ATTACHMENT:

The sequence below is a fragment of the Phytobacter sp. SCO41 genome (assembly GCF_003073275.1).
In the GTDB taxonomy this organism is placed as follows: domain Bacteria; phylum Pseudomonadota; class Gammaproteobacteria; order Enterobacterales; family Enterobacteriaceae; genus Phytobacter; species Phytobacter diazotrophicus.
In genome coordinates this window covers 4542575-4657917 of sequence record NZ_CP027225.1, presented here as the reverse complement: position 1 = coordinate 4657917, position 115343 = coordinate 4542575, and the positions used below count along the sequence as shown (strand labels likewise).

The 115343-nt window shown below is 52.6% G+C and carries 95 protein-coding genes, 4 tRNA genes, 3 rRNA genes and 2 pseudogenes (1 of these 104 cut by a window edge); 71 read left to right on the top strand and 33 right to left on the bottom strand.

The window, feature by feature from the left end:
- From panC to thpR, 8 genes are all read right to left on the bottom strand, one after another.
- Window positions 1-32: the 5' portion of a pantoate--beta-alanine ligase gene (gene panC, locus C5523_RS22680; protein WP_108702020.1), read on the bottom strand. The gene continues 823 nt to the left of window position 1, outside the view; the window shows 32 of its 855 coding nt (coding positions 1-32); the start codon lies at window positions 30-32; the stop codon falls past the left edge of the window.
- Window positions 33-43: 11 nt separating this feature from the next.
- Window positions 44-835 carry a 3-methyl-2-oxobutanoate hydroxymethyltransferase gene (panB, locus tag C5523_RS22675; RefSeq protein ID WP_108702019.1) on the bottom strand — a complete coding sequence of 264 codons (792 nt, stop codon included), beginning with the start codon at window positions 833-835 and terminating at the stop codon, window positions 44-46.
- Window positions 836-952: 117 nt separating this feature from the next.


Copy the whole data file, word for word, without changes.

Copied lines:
The sequence below is a fragment of the Phytobacter sp. SCO41 genome (assembly GCF_003073275.1).
In the GTDB taxonomy this organism is placed as follows: domain Bacteria; phylum Pseudomonadota; class Gammaproteobacteria; order Enterobacterales; family Enterobacteriaceae; genus Phytobacter; species Phytobacter diazotrophicus.
In genome coordinates this window covers 4542575-4657917 of sequence record NZ_CP027225.1, presented here as the reverse complement: position 1 = coordinate 4657917, position 115343 = coordinate 4542575, and the positions used below count along the sequence as shown (strand labels likewise).

The 115343-nt window shown below is 52.6% G+C and carries 95 protein-coding genes, 4 tRNA genes, 3 rRNA genes and 2 pseudogenes (1 of these 104 cut by a window edge); 71 read left to right on the top strand and 33 right to left on the bottom strand.

The window, feature by feature from the left end:
- From panC to thpR, 8 genes are all read right to left on the bottom strand, one after another.
- Window positions 1-32: the 5' portion of a pantoate--beta-alanine ligase gene (gene panC, locus C5523_RS22680; protein WP_108702020.1), read on the bottom strand. The gene continues 823 nt to the left of window position 1, outside the view; the window shows 32 of its 855 coding nt (coding positions 1-32); the start codon lies at window positions 30-32; the stop codon falls past the left edge of the window.
- Window positions 33-43: 11 nt separating this feature from the next.
- Window positions 44-835 carry a 3-methyl-2-oxobutanoate hydroxymethyltransferase gene (panB, locus tag C5523_RS22675; RefSeq protein ID WP_108702019.1) on the bottom strand — a complete coding sequence of 264 codons (792 nt, stop codon included), beginning with the start codon at window positions 833-835 and terminating at the stop codon, window positions 44-46.
- Window positions 836-952: 117 nt separating this feature from the next.